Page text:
Sending the Resume a Pink Slip

Jordan Ingersoll
February 2, 2020

(The article summarized here was first published by Crain’s New York Business, titled “The most useless document in New York business. Read the full article here)

The term “resume blackhole” probably resonates with most 21st-century job seekers. Due to higher volumes than ever of applicants per role, most resumes don’t even get reviewed, and even worse, of the candidates that are ultimately hired, most don’t succeed in the roles they’re selected for. The resume thus paves the way for many missed opportunities on both ends of the talent pipeline, which can mean high turnover, long hiring processes, and lots and lots of unhappy job seekers. Perhaps most concerning, however, is the room for bias that resume reviews allow for, resulting in homogeneous, like-minded employees, and reduced professional opportunities for individuals from non-traditional backgrounds.

While state lawmakers in the U.S. have made strides towards reducing bias in the hiring process by not allowing recruiters to make decisions based on hairstyle, criminal, or salary history, Frida Polli, CEO and Co-founder of pymetrics, asserts that change must extend beyond policy if we want to achieve the most level playing field possible for job candidates across the globe. She says it best herself:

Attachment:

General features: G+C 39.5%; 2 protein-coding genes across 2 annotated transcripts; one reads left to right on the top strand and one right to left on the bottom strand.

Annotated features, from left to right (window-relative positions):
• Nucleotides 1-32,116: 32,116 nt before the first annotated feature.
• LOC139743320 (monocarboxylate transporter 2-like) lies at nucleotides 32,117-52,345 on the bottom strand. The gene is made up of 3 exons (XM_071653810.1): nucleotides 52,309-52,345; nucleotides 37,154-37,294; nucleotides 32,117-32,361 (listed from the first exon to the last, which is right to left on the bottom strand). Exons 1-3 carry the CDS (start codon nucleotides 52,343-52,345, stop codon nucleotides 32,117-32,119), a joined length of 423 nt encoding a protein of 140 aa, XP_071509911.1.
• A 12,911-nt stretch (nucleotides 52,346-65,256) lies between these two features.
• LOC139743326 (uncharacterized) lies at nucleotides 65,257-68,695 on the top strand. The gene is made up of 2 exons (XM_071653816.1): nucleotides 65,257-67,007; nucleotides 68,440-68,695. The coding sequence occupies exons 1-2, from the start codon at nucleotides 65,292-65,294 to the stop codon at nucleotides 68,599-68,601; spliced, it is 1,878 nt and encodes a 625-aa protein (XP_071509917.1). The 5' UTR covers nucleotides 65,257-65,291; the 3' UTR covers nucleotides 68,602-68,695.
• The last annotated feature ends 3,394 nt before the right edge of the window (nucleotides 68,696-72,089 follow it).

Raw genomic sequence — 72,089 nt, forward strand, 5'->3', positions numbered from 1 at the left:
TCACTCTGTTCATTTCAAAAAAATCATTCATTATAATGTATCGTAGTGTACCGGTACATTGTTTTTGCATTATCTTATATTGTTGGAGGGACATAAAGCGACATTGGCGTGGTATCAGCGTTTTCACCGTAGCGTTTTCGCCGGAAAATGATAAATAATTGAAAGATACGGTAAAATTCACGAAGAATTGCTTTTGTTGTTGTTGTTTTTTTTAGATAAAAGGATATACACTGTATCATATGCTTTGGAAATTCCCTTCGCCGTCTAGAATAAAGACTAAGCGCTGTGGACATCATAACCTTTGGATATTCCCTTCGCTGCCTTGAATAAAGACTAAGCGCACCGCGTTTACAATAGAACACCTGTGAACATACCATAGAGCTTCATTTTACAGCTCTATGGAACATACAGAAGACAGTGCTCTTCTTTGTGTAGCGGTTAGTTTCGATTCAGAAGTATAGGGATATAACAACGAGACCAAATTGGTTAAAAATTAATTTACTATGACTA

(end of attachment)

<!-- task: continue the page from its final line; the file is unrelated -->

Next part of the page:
“It is ridiculous that candidates are supposed to jam their life’s work and education into a document that they hope will be read by an HR representative, and have this document also represent their personality, cognitive ability, and dedication.”

Not only are resumes unhelpful to recruiters, but to add insult to injury, an exorbitant amount of time is spent by job seekers on perfecting the content and design of the document-- oftentimes to never even be seen. Perhaps this time would be well-spent if education and past experiences had high validity in predicting future job performance. And perhaps it would be well-spent if recruiters spent more than five to seven seconds reviewing resumes, and job applicants with white-sounding names didn’t experience 50% more callbacks than those with African-American-sounding names. But this isn’t the world we’re living in, and unfortunately many calls to action are falling on deaf ears.

To learn more about how pymetrics is challenging this status quo and providing employers with a more data-driven approach to evaluating candidates, head over to our Solutions page and continue exploring!